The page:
Website for children’s activities

CARIBOU -- Parents and children pick strawberries at an outing at McElwain's Farm in Caribou on Tuesday, July 13. The outing was organized by Aroostook Kids, a group of parents led by Amanda Lericos of Caribou that runs a privately owned and operated website designed for parents of Aroostook County children. The goal of the site is to inform parents about current activities for children and to encourage individuals, organizations and local businesses to set up new and exciting events children. (PHOTO COURTESY OF AMANDA LERICOS)
WITH LYNDS STORY COUNTYKIDS
CARIBOU -- Parents and children pick strawberries at an outing at McElwain's Farm in Caribou on Tuesday, July 13. The outing was organized by Aroostook Kids, a group of parents led by Amanda Lericos of Caribou that runs a privately owned and operated website designed for parents of Aroostook County children. The goal of the site is to inform parents about current activities for children and to encourage individuals, organizations and local businesses to set up new and exciting events children. (PHOTO COURTESY OF AMANDA LERICOS) WITH LYNDS STORY COUNTYKIDS
Posted July 15, 2010, at 1:12 a.m.
Last modified Jan. 29, 2011, at 11:54 a.m.

CARIBOU, Maine — As an active parent wanting her child to be creative and to engage in lifelong learning, Amanda Lericos has shuttled her 2-year-old son to any age appropriate activity she could find in and around the Caribou area.

But Lericos soon discovered that most events in her area, such as swimming lessons or sports teams, were geared toward children who are 5 years of age or older. So she took it upon herself to establish her own network of parents with young children who want to engage their children in similar activities, and now Lericos is at the helm of a growing group of local parents and caregivers who are meeting regularly for a wide variety of events.

Lericos established Aroostook Kids, a privately owned and operated website designed for parents of Aroostook County children. The goal of the site is to inform parents about current activities for children and to encourage individuals, organizations and local businesses to set up new and exciting events for children.

Thus far, Lericos has attracted a wealth of traffic to the site, which she started two months ago, and more than 150 friends have joined the Aroostook Kids Facebook page.

“There are events around here for children, but they aren’t always for young children, and they aren’t always taking place all year long,” Lericos said Wednesday. “Some of the events run for a few months, and then summer comes and they shut down until the fall. That means that the kids are left bored or completely left out altogether, and that is something that I wanted to change.”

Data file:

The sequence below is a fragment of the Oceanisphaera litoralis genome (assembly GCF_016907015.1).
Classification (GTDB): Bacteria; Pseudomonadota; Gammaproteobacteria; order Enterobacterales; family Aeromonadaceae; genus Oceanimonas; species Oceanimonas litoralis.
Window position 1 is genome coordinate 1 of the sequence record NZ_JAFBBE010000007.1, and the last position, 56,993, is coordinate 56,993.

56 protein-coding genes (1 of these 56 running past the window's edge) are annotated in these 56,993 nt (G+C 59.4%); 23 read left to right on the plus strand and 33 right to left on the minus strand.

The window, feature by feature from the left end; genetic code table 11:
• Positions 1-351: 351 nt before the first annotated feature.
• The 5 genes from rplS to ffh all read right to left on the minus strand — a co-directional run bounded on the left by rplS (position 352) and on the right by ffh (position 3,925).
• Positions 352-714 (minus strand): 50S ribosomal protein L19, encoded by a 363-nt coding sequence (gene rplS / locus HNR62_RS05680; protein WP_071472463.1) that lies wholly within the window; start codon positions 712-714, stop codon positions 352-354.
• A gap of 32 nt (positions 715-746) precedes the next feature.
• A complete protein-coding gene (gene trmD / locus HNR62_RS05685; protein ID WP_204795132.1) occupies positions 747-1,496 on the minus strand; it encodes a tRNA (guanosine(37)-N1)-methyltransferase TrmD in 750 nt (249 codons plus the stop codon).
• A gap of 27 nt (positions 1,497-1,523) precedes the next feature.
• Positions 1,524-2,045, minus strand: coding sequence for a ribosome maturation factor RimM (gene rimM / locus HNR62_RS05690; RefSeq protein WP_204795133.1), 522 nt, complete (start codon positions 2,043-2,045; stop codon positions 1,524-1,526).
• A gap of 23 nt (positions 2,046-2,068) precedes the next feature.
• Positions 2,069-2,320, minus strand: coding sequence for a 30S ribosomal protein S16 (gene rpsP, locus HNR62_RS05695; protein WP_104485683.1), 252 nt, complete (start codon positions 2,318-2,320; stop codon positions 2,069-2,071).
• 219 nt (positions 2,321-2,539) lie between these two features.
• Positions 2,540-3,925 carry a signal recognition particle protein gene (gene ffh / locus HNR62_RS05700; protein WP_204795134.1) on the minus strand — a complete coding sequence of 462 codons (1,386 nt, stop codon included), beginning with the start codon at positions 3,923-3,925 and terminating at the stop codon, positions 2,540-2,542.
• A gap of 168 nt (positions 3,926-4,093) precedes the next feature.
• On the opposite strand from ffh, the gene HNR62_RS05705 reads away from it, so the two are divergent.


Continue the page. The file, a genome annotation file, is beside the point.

Lericos said that anyone can become involved with the website and the activities that are posted on it. Children don’t have to be under 5 years old, but most of the activities are age appropriate and fun for children in that age bracket. Organizations and businesses can host activities for children simply by contacting Aroostook Kids so their event can be posted on the site. Aroostook Kids also sends out a weekly newsletter.

Thus far, Aroostook Kids has hosted picnics in area parks, organized a tricycle parade and earlier this week scheduled a few hours of strawberry picking at McElwain’s Farm in Caribou. Future events include a sidewalk chalk coloring contest at Mantle Lake Park in Presque Isle and a visit to the Caribou Fire Department.

Lericos said that the group has grown steadily as word of mouth has spread, and the group has done additional advertising.

“We see more new faces at every event that we host,” she said. “There were about 30 parents that brought children to the strawberry event, so that was very successful.”

Lericos said that she still does most of the organizing and website maintenance herself. Most of the activities are scheduled in the Presque Isle, Caribou and Fort Fairfield areas. Lericos said that most of the activities are small events and feature snacks and drinks as part of the experience. Participants take turns bringing food and the supplies necessary to keep the events running. If businesses and organizations donate goods, space or scheduled activities for kids under 5, Aroostook Kids advertises their business or organization on its website.

Right now, Lericos and other parents are working to plan an end of the summer fair for area children.

Lericos said that the group is not “cliquey,” and parents should not be discouraged from bringing their child to an event just because they don’t know anyone.

“Most of us are strangers to each other,” she said Wednesday. “But the one thing we have in common is that we want our kids to have activities to do that they can enjoy.”

For more information, visit www.aroostookkids.com or e-mail info@aroostookkids.com. The group’s Facebook page is accessible by searching “Aroostook Kids” on facebook.com.

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